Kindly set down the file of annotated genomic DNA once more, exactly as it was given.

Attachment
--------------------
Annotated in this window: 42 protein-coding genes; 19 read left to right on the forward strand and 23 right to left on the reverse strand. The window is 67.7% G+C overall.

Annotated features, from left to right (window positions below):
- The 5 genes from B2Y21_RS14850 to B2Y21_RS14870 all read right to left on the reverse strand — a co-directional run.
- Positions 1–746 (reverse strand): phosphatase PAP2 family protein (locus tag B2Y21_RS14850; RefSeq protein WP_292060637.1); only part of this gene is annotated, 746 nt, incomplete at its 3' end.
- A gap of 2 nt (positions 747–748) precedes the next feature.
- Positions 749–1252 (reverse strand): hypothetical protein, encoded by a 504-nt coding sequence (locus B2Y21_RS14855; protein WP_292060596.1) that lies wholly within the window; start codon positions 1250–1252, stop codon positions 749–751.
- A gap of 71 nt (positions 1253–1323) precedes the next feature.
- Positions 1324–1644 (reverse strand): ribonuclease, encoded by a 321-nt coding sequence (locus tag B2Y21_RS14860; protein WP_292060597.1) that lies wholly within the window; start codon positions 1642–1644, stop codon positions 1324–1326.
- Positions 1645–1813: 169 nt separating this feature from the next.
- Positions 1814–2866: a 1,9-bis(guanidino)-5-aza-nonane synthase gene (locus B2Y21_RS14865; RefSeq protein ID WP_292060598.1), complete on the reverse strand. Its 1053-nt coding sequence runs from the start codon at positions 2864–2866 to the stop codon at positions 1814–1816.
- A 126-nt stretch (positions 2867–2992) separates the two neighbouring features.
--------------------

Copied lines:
Annotated in this window: 42 protein-coding genes; 19 read left to right on the forward strand and 23 right to left on the reverse strand. The window is 67.7% G+C overall.

Annotated features, from left to right (window positions below):
- The 5 genes from B2Y21_RS14850 to B2Y21_RS14870 all read right to left on the reverse strand — a co-directional run.
- Positions 1–746 (reverse strand): phosphatase PAP2 family protein (locus tag B2Y21_RS14850; RefSeq protein WP_292060637.1); only part of this gene is annotated, 746 nt, incomplete at its 3' end.
- A gap of 2 nt (positions 747–748) precedes the next feature.
- Positions 749–1252 (reverse strand): hypothetical protein, encoded by a 504-nt coding sequence (locus B2Y21_RS14855; protein WP_292060596.1) that lies wholly within the window; start codon positions 1250–1252, stop codon positions 749–751.
- A gap of 71 nt (positions 1253–1323) precedes the next feature.
- Positions 1324–1644 (reverse strand): ribonuclease, encoded by a 321-nt coding sequence (locus tag B2Y21_RS14860; protein WP_292060597.1) that lies wholly within the window; start codon positions 1642–1644, stop codon positions 1324–1326.
- Positions 1645–1813: 169 nt separating this feature from the next.
- Positions 1814–2866: a 1,9-bis(guanidino)-5-aza-nonane synthase gene (locus B2Y21_RS14865; RefSeq protein ID WP_292060598.1), complete on the reverse strand. Its 1053-nt coding sequence runs from the start codon at positions 2864–2866 to the stop codon at positions 1814–1816.
- A 126-nt stretch (positions 2867–2992) separates the two neighbouring features.